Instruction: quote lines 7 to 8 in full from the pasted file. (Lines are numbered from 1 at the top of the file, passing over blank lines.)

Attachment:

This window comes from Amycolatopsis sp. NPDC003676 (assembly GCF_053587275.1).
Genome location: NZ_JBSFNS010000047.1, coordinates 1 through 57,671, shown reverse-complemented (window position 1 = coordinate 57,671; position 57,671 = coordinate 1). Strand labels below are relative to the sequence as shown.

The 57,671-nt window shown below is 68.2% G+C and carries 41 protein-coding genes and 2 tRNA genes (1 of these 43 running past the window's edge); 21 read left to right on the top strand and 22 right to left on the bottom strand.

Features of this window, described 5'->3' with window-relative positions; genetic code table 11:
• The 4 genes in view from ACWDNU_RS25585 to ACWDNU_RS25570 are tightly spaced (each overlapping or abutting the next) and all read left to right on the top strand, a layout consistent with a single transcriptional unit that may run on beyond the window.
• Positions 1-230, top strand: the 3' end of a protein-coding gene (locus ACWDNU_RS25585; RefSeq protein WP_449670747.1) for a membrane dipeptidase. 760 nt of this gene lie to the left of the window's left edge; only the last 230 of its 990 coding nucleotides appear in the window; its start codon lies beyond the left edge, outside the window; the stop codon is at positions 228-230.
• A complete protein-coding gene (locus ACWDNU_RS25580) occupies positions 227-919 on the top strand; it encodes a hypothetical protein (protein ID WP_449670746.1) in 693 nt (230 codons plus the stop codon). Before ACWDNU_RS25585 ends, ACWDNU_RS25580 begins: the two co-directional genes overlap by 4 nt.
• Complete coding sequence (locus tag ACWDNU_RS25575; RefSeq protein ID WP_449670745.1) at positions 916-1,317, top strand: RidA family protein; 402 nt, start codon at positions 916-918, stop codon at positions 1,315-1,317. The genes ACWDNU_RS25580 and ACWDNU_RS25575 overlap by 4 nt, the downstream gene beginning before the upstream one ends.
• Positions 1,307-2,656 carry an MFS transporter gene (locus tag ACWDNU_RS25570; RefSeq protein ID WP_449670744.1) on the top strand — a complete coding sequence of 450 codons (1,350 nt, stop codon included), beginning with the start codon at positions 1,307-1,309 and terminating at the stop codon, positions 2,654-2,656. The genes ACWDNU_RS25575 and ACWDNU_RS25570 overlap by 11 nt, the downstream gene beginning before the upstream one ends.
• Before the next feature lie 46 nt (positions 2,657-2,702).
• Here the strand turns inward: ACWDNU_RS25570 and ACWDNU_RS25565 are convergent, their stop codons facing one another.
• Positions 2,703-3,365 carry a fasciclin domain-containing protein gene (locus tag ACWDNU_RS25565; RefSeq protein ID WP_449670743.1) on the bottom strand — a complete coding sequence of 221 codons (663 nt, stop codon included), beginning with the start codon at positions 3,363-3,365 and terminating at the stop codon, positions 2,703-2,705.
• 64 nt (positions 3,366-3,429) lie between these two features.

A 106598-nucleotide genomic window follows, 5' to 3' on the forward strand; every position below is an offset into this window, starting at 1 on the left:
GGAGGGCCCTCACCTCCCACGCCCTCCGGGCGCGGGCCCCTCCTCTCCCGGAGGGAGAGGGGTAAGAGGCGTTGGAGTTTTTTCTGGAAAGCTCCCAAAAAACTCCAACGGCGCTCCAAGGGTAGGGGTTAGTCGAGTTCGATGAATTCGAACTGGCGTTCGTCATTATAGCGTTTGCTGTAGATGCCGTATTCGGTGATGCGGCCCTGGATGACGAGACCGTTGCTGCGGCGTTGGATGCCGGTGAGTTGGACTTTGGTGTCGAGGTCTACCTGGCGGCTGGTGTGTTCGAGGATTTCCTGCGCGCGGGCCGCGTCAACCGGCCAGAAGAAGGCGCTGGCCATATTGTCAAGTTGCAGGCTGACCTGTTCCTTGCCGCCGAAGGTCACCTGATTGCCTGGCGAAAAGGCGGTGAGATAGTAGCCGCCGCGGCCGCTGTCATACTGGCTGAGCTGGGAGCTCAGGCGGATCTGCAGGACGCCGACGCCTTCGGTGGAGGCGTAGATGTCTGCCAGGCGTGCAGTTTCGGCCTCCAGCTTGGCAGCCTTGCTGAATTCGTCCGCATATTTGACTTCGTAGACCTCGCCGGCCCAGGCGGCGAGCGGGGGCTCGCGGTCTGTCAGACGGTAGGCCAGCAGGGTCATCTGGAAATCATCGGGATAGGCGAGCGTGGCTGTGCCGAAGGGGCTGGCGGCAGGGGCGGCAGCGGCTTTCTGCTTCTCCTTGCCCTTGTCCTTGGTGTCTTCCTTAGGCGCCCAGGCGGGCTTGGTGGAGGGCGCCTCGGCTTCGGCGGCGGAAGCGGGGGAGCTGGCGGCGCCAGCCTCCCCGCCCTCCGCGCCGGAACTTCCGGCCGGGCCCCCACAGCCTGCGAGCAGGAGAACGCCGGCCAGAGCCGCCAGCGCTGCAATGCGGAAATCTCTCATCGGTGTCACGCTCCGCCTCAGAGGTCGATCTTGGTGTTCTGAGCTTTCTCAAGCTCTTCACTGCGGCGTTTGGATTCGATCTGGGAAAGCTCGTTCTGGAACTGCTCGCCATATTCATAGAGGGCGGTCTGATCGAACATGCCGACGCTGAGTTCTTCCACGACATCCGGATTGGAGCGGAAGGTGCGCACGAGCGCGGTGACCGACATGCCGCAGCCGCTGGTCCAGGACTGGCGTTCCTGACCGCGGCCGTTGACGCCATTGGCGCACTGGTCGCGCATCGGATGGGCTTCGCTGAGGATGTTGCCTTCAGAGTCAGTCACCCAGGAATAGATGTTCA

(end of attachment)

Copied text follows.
• A complete protein-coding gene (locus ACWDNU_RS25580) occupies positions 227-919 on the top strand; it encodes a hypothetical protein (protein ID WP_449670746.1) in 693 nt (230 codons plus the stop codon). Before ACWDNU_RS25585 ends, ACWDNU_RS25580 begins: the two co-directional genes overlap by 4 nt.
• Complete coding sequence (locus tag ACWDNU_RS25575; RefSeq protein ID WP_449670745.1) at positions 916-1,317, top strand: RidA family protein; 402 nt, start codon at positions 916-918, stop codon at positions 1,315-1,317. The genes ACWDNU_RS25580 and ACWDNU_RS25575 overlap by 4 nt, the downstream gene beginning before the upstream one ends.